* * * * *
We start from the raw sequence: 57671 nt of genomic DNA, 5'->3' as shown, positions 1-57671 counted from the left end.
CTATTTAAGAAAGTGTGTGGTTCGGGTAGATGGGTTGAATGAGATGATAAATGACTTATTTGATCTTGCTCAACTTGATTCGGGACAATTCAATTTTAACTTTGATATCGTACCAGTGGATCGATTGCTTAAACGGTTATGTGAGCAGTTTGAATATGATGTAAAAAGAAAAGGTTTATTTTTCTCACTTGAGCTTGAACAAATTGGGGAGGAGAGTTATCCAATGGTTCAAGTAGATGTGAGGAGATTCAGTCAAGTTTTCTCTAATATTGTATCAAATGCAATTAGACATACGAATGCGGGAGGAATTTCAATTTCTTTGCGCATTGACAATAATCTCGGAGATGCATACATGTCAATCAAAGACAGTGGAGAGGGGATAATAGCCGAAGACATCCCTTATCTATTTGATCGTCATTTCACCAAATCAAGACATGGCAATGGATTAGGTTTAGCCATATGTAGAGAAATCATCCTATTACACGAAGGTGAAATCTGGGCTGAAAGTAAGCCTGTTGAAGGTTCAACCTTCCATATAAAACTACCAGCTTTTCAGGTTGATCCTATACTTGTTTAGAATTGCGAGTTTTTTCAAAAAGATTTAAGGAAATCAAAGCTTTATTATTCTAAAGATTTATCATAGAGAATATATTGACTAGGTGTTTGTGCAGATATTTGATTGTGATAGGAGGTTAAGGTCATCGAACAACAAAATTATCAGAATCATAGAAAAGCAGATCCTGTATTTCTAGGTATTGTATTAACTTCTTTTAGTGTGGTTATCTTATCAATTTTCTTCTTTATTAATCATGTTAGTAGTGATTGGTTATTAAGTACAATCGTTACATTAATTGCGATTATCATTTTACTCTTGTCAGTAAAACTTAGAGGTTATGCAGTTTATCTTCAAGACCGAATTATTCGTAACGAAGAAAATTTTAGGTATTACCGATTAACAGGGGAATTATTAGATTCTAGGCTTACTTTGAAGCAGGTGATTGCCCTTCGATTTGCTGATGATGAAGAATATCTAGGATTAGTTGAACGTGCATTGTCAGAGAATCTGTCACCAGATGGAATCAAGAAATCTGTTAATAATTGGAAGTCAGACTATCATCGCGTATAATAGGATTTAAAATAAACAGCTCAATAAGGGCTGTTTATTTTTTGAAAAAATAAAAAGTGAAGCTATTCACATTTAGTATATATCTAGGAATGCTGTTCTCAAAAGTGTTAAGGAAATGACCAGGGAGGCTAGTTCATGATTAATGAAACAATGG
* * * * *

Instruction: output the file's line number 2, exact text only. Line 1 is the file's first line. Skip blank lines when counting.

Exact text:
CTATTTAAGAAAGTGTGTGGTTCGGGTAGATGGGTTGAATGAGATGATAAATGACTTATTTGATCTTGCTCAACTTGATTCGGGACAATTCAATTTTAACTTTGATATCGTACCAGTGGATCGATTGCTTAAACGGTTATGTGAGCAGTTTGAATATGATGTAAAAAGAAAAGGTTTATTTTTCTCACTTGAGCTTGAACAAATTGGGGAGGAGAGTTATCCAATGGTTCAAGTAGATGTGAGGAGATTCAGTCAAGTTTTCTCTAATATTGTATCAAATGCAATTAGACATACGAATGCGGGAGGAATTTCAATTTCTTTGCGCATTGACAATAATCTCGGAGATGCATACATGTCAATCAAAGACAGTGGAGAGGGGATAATAGCCGAAGACATCCCTTATCTATTTGATCGTCATTTCACCAAATCAAGACATGGCAATGGATTAGGTTTAGCCATATGTAGAGAAATCATCCTATTACACGAAGGTGAAATCTGGGCTGAAAGTAAGCCTGTTGAAGGTTCAACCTTCCATATAAAACTACCAGCTTTTCAGGTTGATCCTATACTTGTTTAGAATTGCGAGTTTTTTCAAAAAGATTTAAGGAAATCAAAGCTTTATTATTCTAAAGATTTATCATAGAGAATATATTGACTAGGTGTTTGTGCAGATATTTGATTGTGATAGGAGGTTAAGGTCATCGAACAACAAAATTATCAGAATCATAGAAAAGCAGATCCTGTATTTCTAGGTATTGTATTAACTTCTTTTAGTGTGGTTATCTTATCAATTTTCTTCTTTATTAATCATGTTAGTAGTGATTGGTTATTAAGTACAATCGTTACATTAATTGCGATTATCATTTTACTCTTGTCAGTAAAACTTAGAGGTTATGCAGTTTATCTTCAAGACCGAATTATTCGTAACGAAGAAAATTTTAGGTATTACCGATTAACAGGGGAATTATTAGATTCTAGGCTTACTTTGAAGCAGGTGATTGCCCTTCGATTTGCTGATGATGAAGAATATCTAGGATTAGTTGAACGTGCATTGTCAGAGAATCTGTCACCAGATGGAATCAAGAAATCTGTTAATAATTGGAAGTCAGACTATCATCGCGTATAATAGGATTTAAAATAAACAGCTCAATAAGGGCTGTTTATTTTTTGAAAAAATAAAAAGTGAAGCTATTCACATTTAGTATATATCTAGGAATGCTGTTCTCAAAAGTGTTAAGGAAATGACCAGGGAGGCTAGTTCATGATTAATGAAACAATGG